Most of the fats and the diet are digested in the small intestine – this process involves breaking the fat into smaller particles. The pancreas, liver, gallbladder and large intestine are also involved in the digestive process. Any of these organs not working properly could have a negative effect on fat metabolism in general, but the two most important organs are the liver, which makes bile, and the pancreas, which makes the enzyme lipase. If there is not enough fat in the diet, not enough bile will be secreted according to Dr. Maffetone.

The secretion of bile into the small intestine makes you're dietary fat digestible. Certain lipase containing foods such as avocados & extra virgin olive oil can greatly aid digestion of fat. Fat also helps regulate the rate of stomach emptying. Fats in a meal slow stomach emptying, allowing for better digestion of protein. If you're always hungry, it may be because your meals are too low in fat and your stomach is emptying too fast. Fats also slow the absorption of sugar from the small intestine, which keeps insulin from rising too high or too quickly. Additionally, fats protect the inner lining of the stomach and intestines from irritating substances in the diet, such as alcohol and spicy food.

Supporting function

Fat offers physical support and protection of vital body parts, including the organs and glands. Fats acts as a natural, built in shock absorber, cushioning the body and various parts from the wear and tear of everyday life and helps prevent organs sinking due to the downward pull of gravity.

Vitamin and mineral regulation

Most people know that vitamin D is produced by exposure of the skin to the sun. However, it is actually cholesterol in the skin that allows this reaction to occur. Sunlight chemically changes cholesterol in the skin that allows this reaction to occur. Sunlight chemically changes cholesterol in the skin through the process of irradiation to vitamin D-3.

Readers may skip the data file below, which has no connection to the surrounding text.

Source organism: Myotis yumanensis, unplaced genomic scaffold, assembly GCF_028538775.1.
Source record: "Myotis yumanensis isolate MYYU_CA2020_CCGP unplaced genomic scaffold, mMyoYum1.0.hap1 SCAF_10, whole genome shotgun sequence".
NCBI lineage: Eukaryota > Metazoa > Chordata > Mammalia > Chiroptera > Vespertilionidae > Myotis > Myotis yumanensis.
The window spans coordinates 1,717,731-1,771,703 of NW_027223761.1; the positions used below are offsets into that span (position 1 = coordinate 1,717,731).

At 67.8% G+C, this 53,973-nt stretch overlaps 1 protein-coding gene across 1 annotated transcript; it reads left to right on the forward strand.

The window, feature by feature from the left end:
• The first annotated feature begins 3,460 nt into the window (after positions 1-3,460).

This newly formed vitamin D is then absorbed into the blood, allowing calcium and phosphorus to be properly absorbed from the intestinal tract. Without the vitamin D, calcium and phosphorus would not be well absorbed and deficiencies of both would occur. But without cholesterol the entire process would not occur as outlined by Dr. Maffetone.

There's another important connection between calcium & fat. Calcium needs to be carried from the blood and taken into the bones and muscle cells. For this to happen, certain prostaglandins, made from fat, are needed. If there is not enough fat to make adequate prostaglandins, too little calcium enters the bone. When this happens, the results can be stress fractures, osteoporosis and collapsed vertebrae. Without enough calcium in muscles, tightness, spasms or cramping can occur since calcium is needed to relax muscles. Unused calcium may be stored, sometimes in the kidney’s as stones or in the muscles, tendons or joint space as calcium deposits, often called bone spurs.

Besides vitamin D, other vitamins including A, E & K rely on fat for proper absorption and utilization. These important vitamins are present primarily in fatty foods, and the body cannot make an adequate amount of these vitamins to ensure continued good health. Additionally these vitamins require fat in the intestines in order to be absorbed. With this in mind, a low fat diet could be deficient in these vitamins to begin with and also could further restriction their absorption.